USA vs. Costa Rica: Americans Shouldn't Play for Draw in Away Fixture

Timothy RappFeatured ColumnistSeptember 6, 2013

COMMERCE CITY, CO - MARCH 22:  Forward Jozy Altidore #17 of the United States and defender Michael Umana #4 of Costa Rica look to gain control of the ball during a FIFA 2014 World Cup Qualifier match at Dick's Sporting Goods Park on March 22, 2013 in Commerce City, Colorado. (Photo by Dustin Bradford/Getty Images)
Dustin Bradford/Getty Images

CONCACAF road games are notoriously hard, and it's no secret that most teams gunning for the World Cup play to win at home and draw on the road. If you can pull off that feat with some regularity during the hexagonal stage of qualifying, you're all but guaranteed a spot in the World Cup. 

However, for the United States, playing for a draw and parking the bus against Costa Rica on Friday night would be a mistake. 

For one thing, this is a game the United States can win. Costa Rica is a tough, scrappy squad, but with players like Jozy Altidore, Clint Dempsey, Landon Donovan and Michael Bradley, the United States have the playmakers and goalscorers capable of stealing three points. 

There is enough quality on this American team to play the role of aggressors. Besides, given the hot streak this team is on and the wonderful footy they've been playing, an overly conservative game plan would feel so uncultured—at least in soccer terms.

How far we've come.

If the United States does approach this game timidly, they'll find a very motivated Costa Rican team that is plenty eager to stomp them. Remember, it was Costa Rica that lost to the Americans in March on a snow-covered field, later appealing the result to no avail. 

If the USMNT parks the bus, they will play right into the hands of a Costa Rican team gunning for revenge. And if you don't think there is bad blood here, just check out this story Keith Olbermann did on the game for his new show on ESPN:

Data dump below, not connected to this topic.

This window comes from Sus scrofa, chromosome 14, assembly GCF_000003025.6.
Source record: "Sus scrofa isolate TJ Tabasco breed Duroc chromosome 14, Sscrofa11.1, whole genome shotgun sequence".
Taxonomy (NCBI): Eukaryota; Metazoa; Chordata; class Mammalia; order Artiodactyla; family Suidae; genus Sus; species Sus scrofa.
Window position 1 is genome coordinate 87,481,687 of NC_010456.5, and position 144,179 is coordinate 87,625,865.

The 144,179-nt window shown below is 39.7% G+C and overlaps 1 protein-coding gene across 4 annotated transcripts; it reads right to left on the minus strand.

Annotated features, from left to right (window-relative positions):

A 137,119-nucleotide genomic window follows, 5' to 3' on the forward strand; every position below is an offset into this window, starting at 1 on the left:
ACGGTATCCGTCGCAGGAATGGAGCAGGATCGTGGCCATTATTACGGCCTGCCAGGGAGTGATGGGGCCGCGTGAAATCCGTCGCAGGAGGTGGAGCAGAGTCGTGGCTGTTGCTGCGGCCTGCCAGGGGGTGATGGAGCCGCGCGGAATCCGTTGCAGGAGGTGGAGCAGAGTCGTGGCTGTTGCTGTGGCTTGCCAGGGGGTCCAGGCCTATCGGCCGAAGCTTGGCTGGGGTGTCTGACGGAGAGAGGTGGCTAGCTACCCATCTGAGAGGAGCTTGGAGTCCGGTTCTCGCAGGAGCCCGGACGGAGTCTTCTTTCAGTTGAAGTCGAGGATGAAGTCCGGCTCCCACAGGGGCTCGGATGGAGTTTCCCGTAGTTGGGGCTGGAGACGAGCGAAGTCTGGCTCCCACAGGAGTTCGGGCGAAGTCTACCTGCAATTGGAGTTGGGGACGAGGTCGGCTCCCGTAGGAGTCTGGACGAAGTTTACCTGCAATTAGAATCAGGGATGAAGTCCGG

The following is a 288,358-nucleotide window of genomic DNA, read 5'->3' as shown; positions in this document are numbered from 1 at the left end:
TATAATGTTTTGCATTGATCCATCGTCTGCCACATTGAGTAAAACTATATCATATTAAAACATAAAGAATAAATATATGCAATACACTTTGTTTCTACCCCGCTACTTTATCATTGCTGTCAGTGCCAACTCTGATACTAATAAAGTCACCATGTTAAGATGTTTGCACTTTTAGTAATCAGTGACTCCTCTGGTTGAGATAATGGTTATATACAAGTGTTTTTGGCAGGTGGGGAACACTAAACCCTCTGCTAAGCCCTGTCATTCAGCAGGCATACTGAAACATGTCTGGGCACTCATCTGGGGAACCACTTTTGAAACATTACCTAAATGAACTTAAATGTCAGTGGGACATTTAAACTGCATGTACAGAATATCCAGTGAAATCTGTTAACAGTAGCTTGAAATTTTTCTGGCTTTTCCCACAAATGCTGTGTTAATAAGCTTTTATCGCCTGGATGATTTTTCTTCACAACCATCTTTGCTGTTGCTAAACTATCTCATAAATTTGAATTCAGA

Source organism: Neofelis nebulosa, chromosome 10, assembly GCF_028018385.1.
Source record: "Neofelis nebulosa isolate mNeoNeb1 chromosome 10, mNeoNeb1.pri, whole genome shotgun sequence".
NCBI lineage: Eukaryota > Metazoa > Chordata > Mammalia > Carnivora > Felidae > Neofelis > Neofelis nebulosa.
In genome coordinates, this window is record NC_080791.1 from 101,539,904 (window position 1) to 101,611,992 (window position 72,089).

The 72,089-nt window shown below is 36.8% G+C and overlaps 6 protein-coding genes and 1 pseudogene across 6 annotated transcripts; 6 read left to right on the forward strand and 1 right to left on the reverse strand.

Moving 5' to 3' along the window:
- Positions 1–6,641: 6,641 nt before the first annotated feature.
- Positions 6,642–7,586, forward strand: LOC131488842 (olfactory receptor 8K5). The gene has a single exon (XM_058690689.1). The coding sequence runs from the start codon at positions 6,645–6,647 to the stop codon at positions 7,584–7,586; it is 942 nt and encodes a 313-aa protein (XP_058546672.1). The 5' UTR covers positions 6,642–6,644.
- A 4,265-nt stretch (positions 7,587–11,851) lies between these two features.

Plus, revenge aside, three points would be huge for Costa Rica. Currently second on the table with 11 points, a win wouldn't guarantee the country a spot in the World Cup, but it would make it very unlikely they'd miss the trip. 

With that being said, the three points would go even further for the United States. Believe it or not, with a win, there is the slight chance the USMNT could guarantee a trip to Brazil. 

From Phil Schoen of beIN Sport:

For that reason alone, gunning for the three points is smart business. Why do tomorrow what you can (possibly) do today?

And, speaking of tomorrow, the next game on this international break for the United States is Mexico. Yes, the game will be in Columbus, but there is still the very real possibility of losing to an El Tri side that currently sits in third place and needs wins, not draws. 

Imagine for a second drawing with Costa Rica and losing to Mexico.

Suddenly, a comfortable lead atop the hexagonal won't be so secure. Instead of wrapping up a berth with two games to go, the United States will find itself once again embroiled in a battle for one of the three automatic berths so as to avoid a playoff with New Zealand.

Add it all up, and it's pretty simple—the conservative route is not the smart one in this particular fixture. Generally speaking, playing for a draw on the road in CONCACAF World Cup qualifying is the logical play. 

In this particular case, the United States should go for the kill. You better believe Costa Rica will be doing the same.


Follow TRappaRT on Twitter